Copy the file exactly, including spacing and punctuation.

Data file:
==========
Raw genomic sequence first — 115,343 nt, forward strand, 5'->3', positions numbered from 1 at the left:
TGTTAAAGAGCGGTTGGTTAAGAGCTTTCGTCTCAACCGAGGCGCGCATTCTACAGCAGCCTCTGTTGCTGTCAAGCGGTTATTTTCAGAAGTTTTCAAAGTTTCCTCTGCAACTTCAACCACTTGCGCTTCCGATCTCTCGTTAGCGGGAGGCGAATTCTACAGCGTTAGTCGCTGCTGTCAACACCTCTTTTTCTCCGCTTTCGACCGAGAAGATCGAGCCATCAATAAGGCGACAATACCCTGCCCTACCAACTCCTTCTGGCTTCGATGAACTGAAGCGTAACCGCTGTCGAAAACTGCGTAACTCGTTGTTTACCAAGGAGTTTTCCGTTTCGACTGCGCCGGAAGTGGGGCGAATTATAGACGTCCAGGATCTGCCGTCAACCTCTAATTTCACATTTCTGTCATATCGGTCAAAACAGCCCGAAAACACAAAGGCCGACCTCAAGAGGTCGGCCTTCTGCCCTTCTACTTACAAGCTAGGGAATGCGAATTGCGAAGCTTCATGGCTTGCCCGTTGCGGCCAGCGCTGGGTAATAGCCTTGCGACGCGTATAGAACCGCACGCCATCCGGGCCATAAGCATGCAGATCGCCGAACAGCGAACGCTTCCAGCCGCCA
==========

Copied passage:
Raw genomic sequence first — 115,343 nt, forward strand, 5'->3', positions numbered from 1 at the left:
TGTTAAAGAGCGGTTGGTTAAGAGCTTTCGTCTCAACCGAGGCGCGCATTCTACAGCAGCCTCTGTTGCTGTCAAGCGGTTATTTTCAGAAGTTTTCAAAGTTTCCTCTGCAACTTCAACCACTTGCGCTTCCGATCTCTCGTTAGCGGGAGGCGAATTCTACAGCGTTAGTCGCTGCTGTCAACACCTCTTTTTCTCCGCTTTCGACCGAGAAGATCGAGCCATCAATAAGGCGACAATACCCTGCCCTACCAACTCCTTCTGGCTTCGATGAACTGAAGCGTAACCGCTGTCGAAAACTGCGTAACTCGTTGTTTACCAAGGAGTTTTCCGTTTCGACTGCGCCGGAAGTGGGGCGAATTATAGACGTCCAGGATCTGCCGTCAACCTCTAATTTCACATTTCTGTCATATCGGTCAAAACAGCCCGAAAACACAAAGGCCGACCTCAAGAGGTCGGCCTTCTGCCCTTCTACTTACAAGCTAGGGAATGCGAATTGCGAAGCTTCATGGCTTGCCCGTTGCGGCCAGCGCTGGGTAATAGCCTTGCGACGCGTATAGAACCGCACGCCATCCGGGCCATAAGCATGCAGATCGCCGAACAGCGAACGCTTCCAGCCGCCA